UH Law Energy Scholar Comments on U.S. Exports of Liquified Natural Gas

The recent closing of the public comment period for the US DOE’s “2012 LNG Export Study” has left the DOE with the task of reviewing thousands of initial comments and reply comments. Under existing US law, the DOE must now decide whether approving additional LNG export projects is in the “public’s interest” based on the application of Policy Guidelines issued in 1984 as well as any other factors to the extent they are shown to be relevant to the public interest determination.  These other factors might include the impact of exports on U.S. energy security, the impact of exports on the U.S. economy, consumers, industry, and jobs creation, the impact on the U.S. balance of trade, international and geopolitical considerations, environmental considerations, and consistency with DOE’s long-standing policy of promoting competition in the marketplace through free negotiation of trade agreements.   

According to a Reply Comment (#168) submitted by Susan L. Sakmar, an Andrews Kurth Energy Scholar, Visiting Law Professor at the University of Houston School of Law and author of the forthcoming book on LNG, Energy for the 21st Century:  Opportunities and Challenges for LNG, the public is divided as to whether or not these factors favor LNG exports. Three main positions emerged from a review of the initial submittedcomments:  (1) LNG exporters and energy companies support unlimited LNG exports on the basis that the 2012 LNG Export Study found that under all scenarios considered, the United States will benefit economically from the international sale of LNG;  (2) environmental groups such as the Sierra Club and some members of the general public oppose LNG exports since it will lead to more shale gas development and “fracking”; and  (3) industrial users of natural gas, such as Alcoa, Dow Chemical, and the Industrial Energy Consumers of America (IECA) argue against allowing “unfettered” LNG exports which might lead to large price spikes or shocks.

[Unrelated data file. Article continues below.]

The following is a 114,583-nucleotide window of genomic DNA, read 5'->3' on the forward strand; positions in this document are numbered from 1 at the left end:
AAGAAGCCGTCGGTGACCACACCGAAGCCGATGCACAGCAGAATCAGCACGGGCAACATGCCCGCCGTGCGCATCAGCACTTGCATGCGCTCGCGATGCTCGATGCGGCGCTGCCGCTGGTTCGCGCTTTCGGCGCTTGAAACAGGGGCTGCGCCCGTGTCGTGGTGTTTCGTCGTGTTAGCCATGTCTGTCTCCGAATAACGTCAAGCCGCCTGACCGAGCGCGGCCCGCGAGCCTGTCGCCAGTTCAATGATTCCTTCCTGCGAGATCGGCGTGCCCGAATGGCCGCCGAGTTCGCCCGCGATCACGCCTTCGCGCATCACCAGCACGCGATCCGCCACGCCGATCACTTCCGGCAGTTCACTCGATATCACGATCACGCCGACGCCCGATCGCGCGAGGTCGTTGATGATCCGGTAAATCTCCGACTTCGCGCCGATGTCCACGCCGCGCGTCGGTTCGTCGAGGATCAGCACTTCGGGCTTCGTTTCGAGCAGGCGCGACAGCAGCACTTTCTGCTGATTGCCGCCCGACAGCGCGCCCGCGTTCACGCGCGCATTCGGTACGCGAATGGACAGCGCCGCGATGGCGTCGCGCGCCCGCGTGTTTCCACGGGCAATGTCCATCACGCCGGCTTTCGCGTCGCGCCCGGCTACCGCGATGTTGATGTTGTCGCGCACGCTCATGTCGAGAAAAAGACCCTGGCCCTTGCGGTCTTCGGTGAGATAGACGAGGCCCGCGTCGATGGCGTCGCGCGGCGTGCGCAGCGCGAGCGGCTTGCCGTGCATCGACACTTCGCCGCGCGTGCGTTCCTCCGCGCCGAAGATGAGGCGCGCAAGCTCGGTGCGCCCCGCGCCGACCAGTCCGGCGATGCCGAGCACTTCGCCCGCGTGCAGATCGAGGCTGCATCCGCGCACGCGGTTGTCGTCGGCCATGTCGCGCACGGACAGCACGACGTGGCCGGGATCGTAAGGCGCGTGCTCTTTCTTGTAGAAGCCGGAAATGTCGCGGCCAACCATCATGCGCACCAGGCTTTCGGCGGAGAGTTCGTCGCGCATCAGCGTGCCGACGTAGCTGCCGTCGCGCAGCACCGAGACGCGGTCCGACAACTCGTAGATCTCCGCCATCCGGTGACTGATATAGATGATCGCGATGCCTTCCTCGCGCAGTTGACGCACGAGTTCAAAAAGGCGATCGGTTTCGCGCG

After reviewing the totality of the arguments raised in the comments, and after noting that just one project (Cheniere Energy’s Sabine Pass Liquefaction project) has received DOE approval to export LNG to non-FTA countries while a number of other export projects have had their applications effectively on hold for years, Professor Sakmar offers the following recommendations to advance the export approval process while ensuring that the DOE fulfills its mandate to protect the “public’s interest”:  

  1. Immediately re-start the approval process by approving a limited number of export applications in an amount not likely to have a significant impact on the domestic price of natural gas or the “public’s interest.”  In this regard, there are numerous studies that are publicly available, including a pricing study done by the DOE that may provide some guidance as to what “the sweet spot” might be in terms of the number of projects or the volume of LNG.
  1. Immediately develop a fair and transparent process and procedure that details how the DOE will fulfill its stated obligation to “monitor the cumulative impacts” of approving additional export applications.  This process should be as detailed as possible and also have some sort of set timeframe for action so that companies can plan accordingly. 
  1. In line with the above recommendation, the DOE might also consider phasing in the approval of projects over a certain period of time so as to minimize the potential impacts on price and/or as more information becomes known about natural gas supply, demand and the potential environmental impacts of hydraulic fracturing and shale gas development.

The Initial Comments and Reply Comments are available on the DOE’s website at